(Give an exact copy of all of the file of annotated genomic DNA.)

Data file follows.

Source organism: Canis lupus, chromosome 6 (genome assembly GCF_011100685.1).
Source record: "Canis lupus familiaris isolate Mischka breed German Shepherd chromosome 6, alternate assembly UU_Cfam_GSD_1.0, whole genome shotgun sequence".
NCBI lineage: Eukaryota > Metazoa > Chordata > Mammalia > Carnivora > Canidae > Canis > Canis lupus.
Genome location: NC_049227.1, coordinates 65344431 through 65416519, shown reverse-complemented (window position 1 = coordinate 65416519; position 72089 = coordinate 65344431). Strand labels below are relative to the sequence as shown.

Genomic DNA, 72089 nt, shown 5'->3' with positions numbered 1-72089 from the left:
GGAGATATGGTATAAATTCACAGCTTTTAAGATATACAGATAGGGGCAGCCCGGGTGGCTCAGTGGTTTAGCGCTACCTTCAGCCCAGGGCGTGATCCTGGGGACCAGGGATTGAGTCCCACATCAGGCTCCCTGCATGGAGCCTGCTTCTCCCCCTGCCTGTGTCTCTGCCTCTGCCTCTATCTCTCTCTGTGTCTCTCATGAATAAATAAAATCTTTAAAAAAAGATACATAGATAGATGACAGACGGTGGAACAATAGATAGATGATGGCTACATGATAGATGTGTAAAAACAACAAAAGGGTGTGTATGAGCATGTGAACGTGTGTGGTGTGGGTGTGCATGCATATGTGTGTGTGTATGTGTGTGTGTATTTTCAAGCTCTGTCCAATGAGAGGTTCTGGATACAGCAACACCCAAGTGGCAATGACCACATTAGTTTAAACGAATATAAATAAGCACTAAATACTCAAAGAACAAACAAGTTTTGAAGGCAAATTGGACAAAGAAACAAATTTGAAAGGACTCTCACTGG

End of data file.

Source organism: Canis lupus, chromosome 6 (genome assembly GCF_011100685.1).
Source record: "Canis lupus familiaris isolate Mischka breed German Shepherd chromosome 6, alternate assembly UU_Cfam_GSD_1.0, whole genome shotgun sequence".
NCBI lineage: Eukaryota > Metazoa > Chordata > Mammalia > Carnivora > Canidae > Canis > Canis lupus.
Genome location: NC_049227.1, coordinates 65344431 through 65416519, shown reverse-complemented (window position 1 = coordinate 65416519; position 72089 = coordinate 65344431). Strand labels below are relative to the sequence as shown.

Genomic DNA, 72089 nt, shown 5'->3' with positions numbered 1-72089 from the left:
GGAGATATGGTATAAATTCACAGCTTTTAAGATATACAGATAGGGGCAGCCCGGGTGGCTCAGTGGTTTAGCGCTACCTTCAGCCCAGGGCGTGATCCTGGGGACCAGGGATTGAGTCCCACATCAGGCTCCCTGCATGGAGCCTGCTTCTCCCCCTGCCTGTGTCTCTGCCTCTGCCTCTATCTCTCTCTGTGTCTCTCATGAATAAATAAAATCTTTAAAAAAAGATACATAGATAGATGACAGACGGTGGAACAATAGATAGATGATGGCTACATGATAGATGTGTAAAAACAACAAAAGGGTGTGTATGAGCATGTGAACGTGTGTGGTGTGGGTGTGCATGCATATGTGTGTGTGTATGTGTGTGTGTATTTTCAAGCTCTGTCCAATGAGAGGTTCTGGATACAGCAACACCCAAGTGGCAATGACCACATTAGTTTAAACGAATATAAATAAGCACTAAATACTCAAAGAACAAACAAGTTTTGAAGGCAAATTGGACAAAGAAACAAATTTGAAAGGACTCTCACTGG